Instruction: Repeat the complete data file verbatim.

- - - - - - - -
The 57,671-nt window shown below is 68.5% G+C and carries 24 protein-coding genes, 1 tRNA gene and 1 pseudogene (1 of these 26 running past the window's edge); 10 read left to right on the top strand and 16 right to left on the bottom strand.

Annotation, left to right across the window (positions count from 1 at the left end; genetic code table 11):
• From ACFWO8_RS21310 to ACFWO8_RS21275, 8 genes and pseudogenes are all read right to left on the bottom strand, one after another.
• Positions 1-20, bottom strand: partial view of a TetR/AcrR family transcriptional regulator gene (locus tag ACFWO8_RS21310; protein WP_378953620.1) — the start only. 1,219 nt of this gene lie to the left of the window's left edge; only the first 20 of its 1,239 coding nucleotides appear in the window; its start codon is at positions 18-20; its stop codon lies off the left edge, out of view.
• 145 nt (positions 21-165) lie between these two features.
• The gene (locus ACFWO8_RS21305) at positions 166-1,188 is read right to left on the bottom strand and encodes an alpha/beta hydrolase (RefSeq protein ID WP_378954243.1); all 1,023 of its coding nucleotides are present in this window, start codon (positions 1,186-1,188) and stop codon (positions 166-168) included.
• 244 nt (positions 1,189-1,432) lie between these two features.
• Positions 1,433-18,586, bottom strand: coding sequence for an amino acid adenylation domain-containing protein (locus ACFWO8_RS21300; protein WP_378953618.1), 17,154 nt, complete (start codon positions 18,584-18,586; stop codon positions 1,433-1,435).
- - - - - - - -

The 57,671-nt window shown below is 68.5% G+C and carries 24 protein-coding genes, 1 tRNA gene and 1 pseudogene (1 of these 26 running past the window's edge); 10 read left to right on the top strand and 16 right to left on the bottom strand.

Annotation, left to right across the window (positions count from 1 at the left end; genetic code table 11):
• From ACFWO8_RS21310 to ACFWO8_RS21275, 8 genes and pseudogenes are all read right to left on the bottom strand, one after another.
• Positions 1-20, bottom strand: partial view of a TetR/AcrR family transcriptional regulator gene (locus tag ACFWO8_RS21310; protein WP_378953620.1) — the start only. 1,219 nt of this gene lie to the left of the window's left edge; only the first 20 of its 1,239 coding nucleotides appear in the window; its start codon is at positions 18-20; its stop codon lies off the left edge, out of view.
• 145 nt (positions 21-165) lie between these two features.
• The gene (locus ACFWO8_RS21305) at positions 166-1,188 is read right to left on the bottom strand and encodes an alpha/beta hydrolase (RefSeq protein ID WP_378954243.1); all 1,023 of its coding nucleotides are present in this window, start codon (positions 1,186-1,188) and stop codon (positions 166-168) included.
• 244 nt (positions 1,189-1,432) lie between these two features.
• Positions 1,433-18,586, bottom strand: coding sequence for an amino acid adenylation domain-containing protein (locus ACFWO8_RS21300; protein WP_378953618.1), 17,154 nt, complete (start codon positions 18,584-18,586; stop codon positions 1,433-1,435).